• breast cancer;
  • lung metastasis;
  • prognostic factors;
  • pulmonary metastasectomy



The aim of this study was to evaluate the clinical treatment outcomes of recurrent breast cancer with a limited number of isolated lung metastases, and to evaluate the role of pulmonary metastasectomy.


The authors consecutively enrolled 140 recurrent breast cancer patients with isolated lung metastasis from 1997 to 2007 in Seoul National University Hospital and retrospectively analyzed 45 patients who had <4 metastatic lesions.


Fifteen patients had pulmonary metastasectomy followed by systemic treatment (pulmonary metastasectomy group), and 30 received systemic treatment alone (nonpulmonary metastasectomy group). The 3-year progression-free survival (PFS) and 4-year overall survival (OS) was significantly longer in the pulmonary metastasectomy group than in the nonpulmonary metastasectomy group (3-year PFS, 55.0% vs 4.5%, P < .001; 4-year OS, 82.1% vs 31.6%, P = .001). In multivariate analysis, a disease-free interval (DFI) of <24 months (hazard ratio [HR], 4.53; 95% CI, 1.72-11.90), no pulmonary metastasectomy (HR, 9.52; 95% CI, 3.34-27.18) and biologic subtypes such as human epithelial growth factor receptor-2 positive (HR, 3.00; 95% CI, 1.04-8.64) and triple negative (HR, 3.92; 95% CI, 1.32-11.59) were independent prognostic factors for shorter PFS.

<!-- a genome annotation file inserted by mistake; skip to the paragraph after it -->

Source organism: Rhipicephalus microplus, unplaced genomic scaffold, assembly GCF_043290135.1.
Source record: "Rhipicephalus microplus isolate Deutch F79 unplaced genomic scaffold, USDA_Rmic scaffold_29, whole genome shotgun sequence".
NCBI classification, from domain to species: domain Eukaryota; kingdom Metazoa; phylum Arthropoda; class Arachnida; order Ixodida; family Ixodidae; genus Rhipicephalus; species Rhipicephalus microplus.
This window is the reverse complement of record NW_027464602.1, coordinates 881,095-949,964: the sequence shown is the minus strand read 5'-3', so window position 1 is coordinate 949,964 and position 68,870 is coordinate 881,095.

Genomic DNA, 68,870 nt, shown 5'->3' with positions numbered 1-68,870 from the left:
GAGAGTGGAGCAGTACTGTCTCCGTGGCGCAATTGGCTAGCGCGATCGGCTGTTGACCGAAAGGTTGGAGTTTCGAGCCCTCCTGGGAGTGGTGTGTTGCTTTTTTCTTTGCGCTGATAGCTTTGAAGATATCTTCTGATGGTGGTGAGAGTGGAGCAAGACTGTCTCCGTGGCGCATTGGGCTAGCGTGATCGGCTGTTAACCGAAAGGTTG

The authors' results demonstrated that DFI and biologic subtypes of tumor are firm, independent, prognostic factors for survival, and pulmonary metastasectomy can be a reasonable treatment option in this population. Further prospective studies are warranted to evaluate the role of pulmonary metastasectomy. Cancer 2010. © 2010 American Cancer Society.